Merouane Ghalmi is also prohibited from communicating on social media with anyone in Syria or any one with links to a terrorist group.
A summons was issued for Ghalmi in February after the RCMP, via the Crown, requested the peace bond, citing fears that he could commit a terrorism-related offence.
He has not been charged with any offence and it isn't known why the Mounties are concerned about him. The contents of a sworn affidavit have been sealed.
Peace bonds have only been used eight times since 2001 for terrorism suspects — six of them related to members of the 2006 Toronto 18 plot, and two others.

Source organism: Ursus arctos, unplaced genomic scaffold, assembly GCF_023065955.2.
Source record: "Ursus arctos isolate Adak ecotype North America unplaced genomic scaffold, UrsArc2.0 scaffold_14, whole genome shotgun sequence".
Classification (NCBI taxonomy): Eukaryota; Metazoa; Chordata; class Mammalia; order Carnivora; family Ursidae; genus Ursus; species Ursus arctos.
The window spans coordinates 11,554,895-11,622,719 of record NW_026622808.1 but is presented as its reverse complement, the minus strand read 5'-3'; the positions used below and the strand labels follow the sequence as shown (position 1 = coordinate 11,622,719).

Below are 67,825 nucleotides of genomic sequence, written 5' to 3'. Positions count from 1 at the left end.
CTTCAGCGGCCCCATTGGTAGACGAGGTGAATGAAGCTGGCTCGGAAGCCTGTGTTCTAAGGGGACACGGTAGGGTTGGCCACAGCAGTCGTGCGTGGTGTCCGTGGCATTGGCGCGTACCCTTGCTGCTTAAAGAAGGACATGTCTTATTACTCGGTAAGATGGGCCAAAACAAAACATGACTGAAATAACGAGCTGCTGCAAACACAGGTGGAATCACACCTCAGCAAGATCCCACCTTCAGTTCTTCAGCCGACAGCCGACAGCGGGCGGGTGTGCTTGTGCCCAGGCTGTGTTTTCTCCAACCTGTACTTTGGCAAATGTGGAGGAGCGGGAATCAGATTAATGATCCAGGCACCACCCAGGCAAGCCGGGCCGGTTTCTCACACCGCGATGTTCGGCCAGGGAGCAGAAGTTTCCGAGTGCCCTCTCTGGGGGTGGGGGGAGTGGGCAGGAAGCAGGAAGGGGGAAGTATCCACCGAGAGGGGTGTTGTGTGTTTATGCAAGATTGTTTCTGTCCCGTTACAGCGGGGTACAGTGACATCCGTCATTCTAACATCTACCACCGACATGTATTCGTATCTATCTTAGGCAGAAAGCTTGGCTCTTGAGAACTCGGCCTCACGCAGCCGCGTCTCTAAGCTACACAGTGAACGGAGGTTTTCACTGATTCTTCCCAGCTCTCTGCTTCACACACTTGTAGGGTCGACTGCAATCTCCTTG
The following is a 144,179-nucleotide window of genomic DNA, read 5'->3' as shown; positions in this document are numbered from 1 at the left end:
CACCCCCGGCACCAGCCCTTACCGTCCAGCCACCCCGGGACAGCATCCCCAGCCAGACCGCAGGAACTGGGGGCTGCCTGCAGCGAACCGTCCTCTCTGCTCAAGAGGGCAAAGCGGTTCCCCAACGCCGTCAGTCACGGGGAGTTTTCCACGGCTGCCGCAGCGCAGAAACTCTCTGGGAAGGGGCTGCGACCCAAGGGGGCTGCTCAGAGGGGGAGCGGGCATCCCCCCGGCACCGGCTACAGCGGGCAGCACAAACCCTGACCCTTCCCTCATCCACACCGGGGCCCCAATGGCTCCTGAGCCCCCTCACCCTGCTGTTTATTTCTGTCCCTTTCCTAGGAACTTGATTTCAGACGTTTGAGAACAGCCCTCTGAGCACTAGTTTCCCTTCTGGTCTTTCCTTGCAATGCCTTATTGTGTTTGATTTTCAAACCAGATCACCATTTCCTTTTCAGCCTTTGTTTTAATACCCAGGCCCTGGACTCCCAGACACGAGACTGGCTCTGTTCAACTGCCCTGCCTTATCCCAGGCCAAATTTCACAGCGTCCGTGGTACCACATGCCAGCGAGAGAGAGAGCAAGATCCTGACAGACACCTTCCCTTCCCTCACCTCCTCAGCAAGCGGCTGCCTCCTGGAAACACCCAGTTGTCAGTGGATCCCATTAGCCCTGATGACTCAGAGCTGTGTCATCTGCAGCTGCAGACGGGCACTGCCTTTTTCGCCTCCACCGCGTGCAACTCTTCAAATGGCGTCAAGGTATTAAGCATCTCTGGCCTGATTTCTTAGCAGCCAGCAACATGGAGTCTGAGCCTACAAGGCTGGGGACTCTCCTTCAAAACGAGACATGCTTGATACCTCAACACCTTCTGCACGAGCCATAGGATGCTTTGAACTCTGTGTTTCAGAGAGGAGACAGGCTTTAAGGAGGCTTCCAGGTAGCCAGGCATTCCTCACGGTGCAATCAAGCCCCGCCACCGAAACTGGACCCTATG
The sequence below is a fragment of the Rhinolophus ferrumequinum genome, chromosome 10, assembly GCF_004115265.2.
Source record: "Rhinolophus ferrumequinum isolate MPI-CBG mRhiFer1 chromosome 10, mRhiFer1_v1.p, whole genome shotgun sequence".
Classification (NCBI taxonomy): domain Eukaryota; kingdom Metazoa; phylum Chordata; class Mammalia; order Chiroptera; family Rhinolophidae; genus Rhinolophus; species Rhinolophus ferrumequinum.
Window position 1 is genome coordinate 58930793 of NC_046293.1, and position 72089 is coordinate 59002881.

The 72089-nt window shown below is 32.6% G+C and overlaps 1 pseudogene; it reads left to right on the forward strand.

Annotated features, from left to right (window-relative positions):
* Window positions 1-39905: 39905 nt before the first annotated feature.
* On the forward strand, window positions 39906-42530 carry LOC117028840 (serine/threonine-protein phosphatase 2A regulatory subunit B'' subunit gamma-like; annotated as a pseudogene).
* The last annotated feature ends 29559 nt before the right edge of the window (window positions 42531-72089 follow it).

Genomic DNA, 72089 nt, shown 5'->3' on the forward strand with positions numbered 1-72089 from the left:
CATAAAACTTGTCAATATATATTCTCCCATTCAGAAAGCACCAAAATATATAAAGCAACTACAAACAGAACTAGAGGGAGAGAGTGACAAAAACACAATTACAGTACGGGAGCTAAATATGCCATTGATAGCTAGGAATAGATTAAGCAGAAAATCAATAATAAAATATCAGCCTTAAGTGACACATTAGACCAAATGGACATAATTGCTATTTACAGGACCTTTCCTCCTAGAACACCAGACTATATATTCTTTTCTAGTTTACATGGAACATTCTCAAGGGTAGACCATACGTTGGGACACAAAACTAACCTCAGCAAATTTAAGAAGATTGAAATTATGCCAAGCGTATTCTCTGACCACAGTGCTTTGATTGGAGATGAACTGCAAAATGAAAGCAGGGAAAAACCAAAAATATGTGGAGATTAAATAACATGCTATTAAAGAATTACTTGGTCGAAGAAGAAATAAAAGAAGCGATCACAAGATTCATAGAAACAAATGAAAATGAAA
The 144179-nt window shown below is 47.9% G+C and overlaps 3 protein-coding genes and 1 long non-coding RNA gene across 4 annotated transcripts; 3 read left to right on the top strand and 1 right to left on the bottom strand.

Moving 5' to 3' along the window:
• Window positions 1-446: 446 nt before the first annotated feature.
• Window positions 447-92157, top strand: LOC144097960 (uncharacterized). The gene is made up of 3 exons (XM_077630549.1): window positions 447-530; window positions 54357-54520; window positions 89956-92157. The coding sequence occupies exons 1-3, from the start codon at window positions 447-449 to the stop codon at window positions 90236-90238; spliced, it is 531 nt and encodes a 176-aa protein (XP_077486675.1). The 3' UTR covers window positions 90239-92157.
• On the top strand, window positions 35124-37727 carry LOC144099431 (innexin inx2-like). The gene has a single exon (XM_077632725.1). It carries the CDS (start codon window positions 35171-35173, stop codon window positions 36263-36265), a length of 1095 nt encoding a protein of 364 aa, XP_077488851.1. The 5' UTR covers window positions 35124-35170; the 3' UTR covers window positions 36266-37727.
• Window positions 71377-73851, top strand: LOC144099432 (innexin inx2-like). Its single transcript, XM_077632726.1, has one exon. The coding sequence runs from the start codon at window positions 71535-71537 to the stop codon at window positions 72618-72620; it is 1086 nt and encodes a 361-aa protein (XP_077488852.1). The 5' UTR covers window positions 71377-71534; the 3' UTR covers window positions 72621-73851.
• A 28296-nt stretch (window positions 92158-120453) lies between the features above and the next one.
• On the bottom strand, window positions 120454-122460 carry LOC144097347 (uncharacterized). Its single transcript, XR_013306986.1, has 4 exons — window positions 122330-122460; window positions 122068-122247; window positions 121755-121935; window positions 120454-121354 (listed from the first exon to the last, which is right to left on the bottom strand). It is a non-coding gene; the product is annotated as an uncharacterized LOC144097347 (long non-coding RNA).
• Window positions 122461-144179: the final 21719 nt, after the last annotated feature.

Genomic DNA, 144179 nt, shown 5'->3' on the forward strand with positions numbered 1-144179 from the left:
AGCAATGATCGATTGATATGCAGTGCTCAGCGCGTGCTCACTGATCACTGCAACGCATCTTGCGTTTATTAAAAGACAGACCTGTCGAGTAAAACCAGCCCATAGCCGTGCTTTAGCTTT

The Conservative government introduced the anti-terrorism Bill C-51 earlier this year, which would make it easier for the RCMP to obtain a peace bond.
Existing law requires a fear that someone "will commit'' a terrorism offence before police can obtain a peace bond — a tool that can mean jail unless a suspect abides by strict conditions, for instance that they surrender their passport and regularly report to police.
A new, lower threshold would be reasonable grounds to fear a person "may commit'' a terrorism offence.
Ghalmi, who hasn't commented publicly since word of the peace bond request became public, was a competitive mixed martial arts fighter as recently as 2012.
The peace bond will remain in effect for one year.